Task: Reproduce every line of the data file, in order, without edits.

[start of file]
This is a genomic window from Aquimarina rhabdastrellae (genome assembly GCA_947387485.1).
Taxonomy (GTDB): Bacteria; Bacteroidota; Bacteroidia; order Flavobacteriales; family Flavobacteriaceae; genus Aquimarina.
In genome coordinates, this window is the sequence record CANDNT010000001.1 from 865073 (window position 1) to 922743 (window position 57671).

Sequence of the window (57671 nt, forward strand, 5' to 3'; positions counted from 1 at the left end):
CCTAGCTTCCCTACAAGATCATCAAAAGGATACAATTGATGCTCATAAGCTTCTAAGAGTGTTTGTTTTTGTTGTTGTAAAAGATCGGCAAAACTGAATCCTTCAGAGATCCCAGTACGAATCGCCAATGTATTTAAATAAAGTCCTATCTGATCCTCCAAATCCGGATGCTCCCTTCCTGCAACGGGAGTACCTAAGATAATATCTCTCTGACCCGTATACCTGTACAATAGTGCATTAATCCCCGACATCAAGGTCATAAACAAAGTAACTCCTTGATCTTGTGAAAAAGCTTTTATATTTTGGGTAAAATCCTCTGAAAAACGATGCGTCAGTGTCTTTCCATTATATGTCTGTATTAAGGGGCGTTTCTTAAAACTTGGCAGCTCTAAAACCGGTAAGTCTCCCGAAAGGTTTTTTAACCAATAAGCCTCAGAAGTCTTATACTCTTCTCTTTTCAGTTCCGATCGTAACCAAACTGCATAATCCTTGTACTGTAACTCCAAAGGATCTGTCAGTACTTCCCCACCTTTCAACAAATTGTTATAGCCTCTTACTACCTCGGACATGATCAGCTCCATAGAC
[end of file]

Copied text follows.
This is a genomic window from Aquimarina rhabdastrellae (genome assembly GCA_947387485.1).
Taxonomy (GTDB): Bacteria; Bacteroidota; Bacteroidia; order Flavobacteriales; family Flavobacteriaceae; genus Aquimarina.
In genome coordinates, this window is the sequence record CANDNT010000001.1 from 865073 (window position 1) to 922743 (window position 57671).

Sequence of the window (57671 nt, forward strand, 5' to 3'; positions counted from 1 at the left end):
CCTAGCTTCCCTACAAGATCATCAAAAGGATACAATTGATGCTCATAAGCTTCTAAGAGTGTTTGTTTTTGTTGTTGTAAAAGATCGGCAAAACTGAATCCTTCAGAGATCCCAGTACGAATCGCCAATGTATTTAAATAAAGTCCTATCTGATCCTCCAAATCCGGATGCTCCCTTCCTGCAACGGGAGTACCTAAGATAATATCTCTCTGACCCGTATACCTGTACAATAGTGCATTAATCCCCGACATCAAGGTCATAAACAAAGTAACTCCTTGATCTTGTGAAAAAGCTTTTATATTTTGGGTAAAATCCTCTGAAAAACGATGCGTCAGTGTCTTTCCATTATATGTCTGTATTAAGGGGCGTTTCTTAAAACTTGGCAGCTCTAAAACCGGTAAGTCTCCCGAAAGGTTTTTTAACCAATAAGCCTCAGAAGTCTTATACTCTTCTCTTTTCAGTTCCGATCGTAACCAAACTGCATAATCCTTGTACTGTAACTCCAAAGGATCTGTCAGTACTTCCCCACCTTTCAACAAATTGTTATAGCCTCTTACTACCTCGGACATGATCAGCTCCATAGAC